For the chlorine on my skin- I actually started (time permitting) to use a sauna after swimming to sweat it off before showering, then using conditioner instead of body wash, then piling on lotion. I use warm but not hot water. One issue-- on one of my first really long training swims, I got in the pool at 7:45am, and swam (with bathroom breaks!) until about 5pm. Granted, this is longer than the average patron will be exposed to the water, but someone accidentally shocked the pool, so the chlorine was about 3 instead of 1.5. After my 50minute drive home, I realized that the hair on my arms and any of that peach fuzz we all have on our faces was gone, and I had an alarming moment of thinking I had crashed through menopause. I was very relieved that my eyebrows escaped without burning off or going gray.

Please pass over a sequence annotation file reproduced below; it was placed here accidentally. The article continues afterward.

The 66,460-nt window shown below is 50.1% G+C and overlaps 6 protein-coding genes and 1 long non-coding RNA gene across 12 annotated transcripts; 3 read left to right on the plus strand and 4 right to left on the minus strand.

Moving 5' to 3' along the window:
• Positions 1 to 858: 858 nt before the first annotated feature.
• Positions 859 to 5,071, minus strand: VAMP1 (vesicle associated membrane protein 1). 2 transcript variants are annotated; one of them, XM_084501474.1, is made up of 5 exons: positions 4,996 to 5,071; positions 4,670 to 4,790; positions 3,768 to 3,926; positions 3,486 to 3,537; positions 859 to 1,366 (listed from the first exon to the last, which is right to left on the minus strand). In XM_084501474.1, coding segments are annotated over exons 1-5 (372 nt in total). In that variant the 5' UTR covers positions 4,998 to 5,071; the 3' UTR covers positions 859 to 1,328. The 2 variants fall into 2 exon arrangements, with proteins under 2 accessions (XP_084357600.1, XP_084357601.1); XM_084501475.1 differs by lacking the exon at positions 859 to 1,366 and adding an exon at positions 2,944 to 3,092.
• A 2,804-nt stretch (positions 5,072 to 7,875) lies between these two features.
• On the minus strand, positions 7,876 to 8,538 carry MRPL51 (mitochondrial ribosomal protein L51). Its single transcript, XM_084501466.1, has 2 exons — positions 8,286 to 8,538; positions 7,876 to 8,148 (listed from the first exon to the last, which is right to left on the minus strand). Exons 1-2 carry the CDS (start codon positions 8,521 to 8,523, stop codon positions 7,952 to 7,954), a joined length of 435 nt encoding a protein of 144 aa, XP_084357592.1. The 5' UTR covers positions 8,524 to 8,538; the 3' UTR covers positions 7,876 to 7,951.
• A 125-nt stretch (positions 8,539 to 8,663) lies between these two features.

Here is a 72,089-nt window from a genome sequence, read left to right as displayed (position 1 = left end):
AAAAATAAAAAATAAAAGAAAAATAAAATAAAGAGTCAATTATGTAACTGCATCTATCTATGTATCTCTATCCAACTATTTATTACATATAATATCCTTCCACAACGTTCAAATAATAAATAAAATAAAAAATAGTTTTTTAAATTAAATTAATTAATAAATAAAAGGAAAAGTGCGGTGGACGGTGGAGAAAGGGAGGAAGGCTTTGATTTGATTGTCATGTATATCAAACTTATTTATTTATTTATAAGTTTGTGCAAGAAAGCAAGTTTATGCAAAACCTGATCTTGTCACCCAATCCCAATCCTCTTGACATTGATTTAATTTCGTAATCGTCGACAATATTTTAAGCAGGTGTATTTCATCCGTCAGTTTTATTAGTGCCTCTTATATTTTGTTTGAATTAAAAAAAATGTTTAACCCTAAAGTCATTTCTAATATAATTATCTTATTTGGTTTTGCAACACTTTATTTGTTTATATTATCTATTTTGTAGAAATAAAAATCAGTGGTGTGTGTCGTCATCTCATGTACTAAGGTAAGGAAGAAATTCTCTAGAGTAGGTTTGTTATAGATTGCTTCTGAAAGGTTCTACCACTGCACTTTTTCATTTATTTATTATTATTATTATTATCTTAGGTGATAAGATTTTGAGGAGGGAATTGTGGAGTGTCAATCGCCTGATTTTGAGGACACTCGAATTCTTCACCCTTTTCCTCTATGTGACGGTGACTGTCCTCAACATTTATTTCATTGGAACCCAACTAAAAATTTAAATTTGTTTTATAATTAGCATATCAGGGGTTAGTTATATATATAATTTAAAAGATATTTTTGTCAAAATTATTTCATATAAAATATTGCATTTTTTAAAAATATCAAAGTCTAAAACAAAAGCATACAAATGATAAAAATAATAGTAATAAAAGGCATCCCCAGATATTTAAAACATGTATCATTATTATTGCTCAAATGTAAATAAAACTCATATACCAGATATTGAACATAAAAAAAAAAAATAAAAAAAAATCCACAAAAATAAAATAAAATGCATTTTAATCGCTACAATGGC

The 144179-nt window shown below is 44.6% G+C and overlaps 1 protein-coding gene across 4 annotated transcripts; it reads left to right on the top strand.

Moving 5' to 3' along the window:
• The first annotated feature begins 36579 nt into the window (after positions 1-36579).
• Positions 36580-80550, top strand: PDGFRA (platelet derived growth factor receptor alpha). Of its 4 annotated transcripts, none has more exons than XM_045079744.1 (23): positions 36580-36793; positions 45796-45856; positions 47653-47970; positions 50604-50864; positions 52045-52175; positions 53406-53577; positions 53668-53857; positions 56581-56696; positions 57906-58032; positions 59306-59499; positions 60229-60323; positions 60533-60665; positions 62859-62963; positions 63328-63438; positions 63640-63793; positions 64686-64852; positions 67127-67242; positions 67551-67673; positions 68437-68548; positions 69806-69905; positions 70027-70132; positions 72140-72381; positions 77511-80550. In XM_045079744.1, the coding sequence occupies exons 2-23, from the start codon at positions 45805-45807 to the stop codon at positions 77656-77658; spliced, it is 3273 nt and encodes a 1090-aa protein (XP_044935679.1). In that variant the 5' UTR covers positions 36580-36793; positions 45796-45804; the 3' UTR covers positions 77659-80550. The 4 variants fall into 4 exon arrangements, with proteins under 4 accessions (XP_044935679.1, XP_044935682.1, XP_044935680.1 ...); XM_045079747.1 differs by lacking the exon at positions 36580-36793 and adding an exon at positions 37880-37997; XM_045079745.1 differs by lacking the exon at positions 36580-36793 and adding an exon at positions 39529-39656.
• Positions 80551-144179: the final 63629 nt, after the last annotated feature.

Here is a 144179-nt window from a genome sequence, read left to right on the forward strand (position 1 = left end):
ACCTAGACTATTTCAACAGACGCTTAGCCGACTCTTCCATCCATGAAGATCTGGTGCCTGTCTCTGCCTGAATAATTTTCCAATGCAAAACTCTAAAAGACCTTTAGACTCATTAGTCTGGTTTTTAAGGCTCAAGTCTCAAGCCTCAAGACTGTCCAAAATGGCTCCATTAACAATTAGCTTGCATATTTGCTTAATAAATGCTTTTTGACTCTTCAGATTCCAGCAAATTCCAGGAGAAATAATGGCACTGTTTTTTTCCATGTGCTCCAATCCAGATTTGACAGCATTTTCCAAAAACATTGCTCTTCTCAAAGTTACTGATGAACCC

I wonder if a light smear of A&D would be useful for anyone dealing with skin issues in the pool? Same water repellent nature and anti chafing as Desitin, but without the chalky white look.

  • wendyv34wendyv34 Vashon, WASenior Member

    That's amazing that your body hair melted off in a (long) day. My pool runs around 2.5-3 ppm, (health code here says 1.5-10ppm) and I've been swimming indoors again for about a month. I still have a little bit of leg hair left after summer. I got a tattoo last winter and the artist remarked that she didn't need to shave my arm because I didn't have any hair on it, so I had to explain the whole swimming thing. The light/missing eyebrows are a little bit disturbing though.

    It's always a bad hair day when you work at a pool.

  • WarmWaterWarmWater SingaporeMember